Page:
This chapter reviews the clinical aspects of neuropsychiatric lupus (NPSLE), the possible mechanisms of injury, and various treatment options available. Lupus is the archetypical autoimmune disease. The pathophysiologic mechanisms that result in lupus and specific organ injury appear to be multifactorial and seem to require both genetic risk and environmental stimulation. Pediatric-onset lupus appears at a time during brain maturation as well as physical, psychological, and emotional changes. The impact of lupus and, in particular, neuropsychiatric disease is dependent on the disease manifestation, disease severity, family characteristics and environment, and response to treatment. The diagnosis of overt neurologic disease in the setting of lupus is straightforward. There are specific diagnostic evaluations that are required to consider an appropriate differential diagnosis. The cornerstone to evaluation is the history and physical examination, which should direct laboratory and imaging evaluations, resulting in a diagnosis. The evaluation of less objective disease manifestations becomes muddled. The patient may present with an acute confusional state, psychosis, altered mood, or other cognitive challenge. The attribution of symptoms to lupus is a diagnosis of exclusion, and all other possibilities must be considered.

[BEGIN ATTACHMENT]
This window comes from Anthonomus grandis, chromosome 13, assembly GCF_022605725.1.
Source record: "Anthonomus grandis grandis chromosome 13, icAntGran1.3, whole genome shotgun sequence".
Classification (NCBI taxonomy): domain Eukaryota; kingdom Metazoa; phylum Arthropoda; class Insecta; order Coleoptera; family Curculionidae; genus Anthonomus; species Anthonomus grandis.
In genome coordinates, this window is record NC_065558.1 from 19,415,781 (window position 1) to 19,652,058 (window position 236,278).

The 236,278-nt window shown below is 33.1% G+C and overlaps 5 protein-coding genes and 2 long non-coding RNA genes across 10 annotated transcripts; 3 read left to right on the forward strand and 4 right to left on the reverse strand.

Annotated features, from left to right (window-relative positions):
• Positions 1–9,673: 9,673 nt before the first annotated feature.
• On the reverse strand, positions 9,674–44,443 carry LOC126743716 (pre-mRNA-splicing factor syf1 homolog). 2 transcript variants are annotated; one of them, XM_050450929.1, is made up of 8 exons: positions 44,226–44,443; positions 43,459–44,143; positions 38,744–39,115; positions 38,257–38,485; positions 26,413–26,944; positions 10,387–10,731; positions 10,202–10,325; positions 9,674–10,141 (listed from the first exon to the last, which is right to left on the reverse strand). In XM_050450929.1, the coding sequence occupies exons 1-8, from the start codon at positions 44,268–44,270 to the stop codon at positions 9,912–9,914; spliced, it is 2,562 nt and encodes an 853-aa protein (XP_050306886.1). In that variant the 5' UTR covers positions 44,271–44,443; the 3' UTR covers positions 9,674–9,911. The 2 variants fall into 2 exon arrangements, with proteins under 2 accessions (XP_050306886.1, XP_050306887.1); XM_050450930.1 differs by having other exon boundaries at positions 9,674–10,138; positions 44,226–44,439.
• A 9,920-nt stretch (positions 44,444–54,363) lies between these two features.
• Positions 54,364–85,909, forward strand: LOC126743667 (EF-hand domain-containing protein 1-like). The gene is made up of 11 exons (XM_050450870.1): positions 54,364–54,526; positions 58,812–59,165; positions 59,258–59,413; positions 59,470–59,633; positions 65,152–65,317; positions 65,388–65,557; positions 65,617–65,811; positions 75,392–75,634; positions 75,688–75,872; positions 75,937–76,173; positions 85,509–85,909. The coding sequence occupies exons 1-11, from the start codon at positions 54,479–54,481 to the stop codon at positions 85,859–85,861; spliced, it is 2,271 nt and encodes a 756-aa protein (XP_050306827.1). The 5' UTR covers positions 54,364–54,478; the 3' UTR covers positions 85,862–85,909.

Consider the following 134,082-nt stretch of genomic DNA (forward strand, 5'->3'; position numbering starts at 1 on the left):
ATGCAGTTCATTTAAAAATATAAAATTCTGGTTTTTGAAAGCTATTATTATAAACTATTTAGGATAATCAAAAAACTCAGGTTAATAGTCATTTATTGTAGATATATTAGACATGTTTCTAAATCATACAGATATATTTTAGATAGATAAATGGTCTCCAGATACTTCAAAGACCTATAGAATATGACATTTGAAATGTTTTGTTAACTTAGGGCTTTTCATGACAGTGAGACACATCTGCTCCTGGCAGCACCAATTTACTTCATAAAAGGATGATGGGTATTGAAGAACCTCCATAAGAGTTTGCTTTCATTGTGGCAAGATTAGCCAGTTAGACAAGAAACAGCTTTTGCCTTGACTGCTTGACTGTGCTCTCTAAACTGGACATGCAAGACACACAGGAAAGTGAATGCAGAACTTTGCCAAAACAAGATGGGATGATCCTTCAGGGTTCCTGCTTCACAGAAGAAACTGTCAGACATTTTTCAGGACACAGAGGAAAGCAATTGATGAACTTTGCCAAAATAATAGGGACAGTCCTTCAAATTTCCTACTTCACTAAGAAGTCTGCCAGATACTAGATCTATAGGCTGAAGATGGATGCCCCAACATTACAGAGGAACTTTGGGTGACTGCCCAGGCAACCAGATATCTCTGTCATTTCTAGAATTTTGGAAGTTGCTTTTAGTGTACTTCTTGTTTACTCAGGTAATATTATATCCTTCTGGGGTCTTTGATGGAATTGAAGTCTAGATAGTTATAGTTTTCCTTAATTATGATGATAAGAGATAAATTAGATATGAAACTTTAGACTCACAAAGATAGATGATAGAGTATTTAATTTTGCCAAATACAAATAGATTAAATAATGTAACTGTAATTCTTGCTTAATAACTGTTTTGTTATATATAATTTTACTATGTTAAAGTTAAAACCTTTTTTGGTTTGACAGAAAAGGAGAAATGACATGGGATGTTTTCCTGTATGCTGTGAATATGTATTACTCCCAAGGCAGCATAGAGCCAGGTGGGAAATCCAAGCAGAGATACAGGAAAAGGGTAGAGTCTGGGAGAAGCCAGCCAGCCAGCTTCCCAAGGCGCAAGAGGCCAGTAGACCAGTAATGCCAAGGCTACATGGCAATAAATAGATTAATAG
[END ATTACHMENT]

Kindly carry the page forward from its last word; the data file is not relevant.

|Original language||English (US)|
|Title of host publication||Neuroinflammation|
|Number of pages||15|
|State||Published - Dec 1 2011|
ASJC Scopus subject areas
- Immunology and Microbiology(all)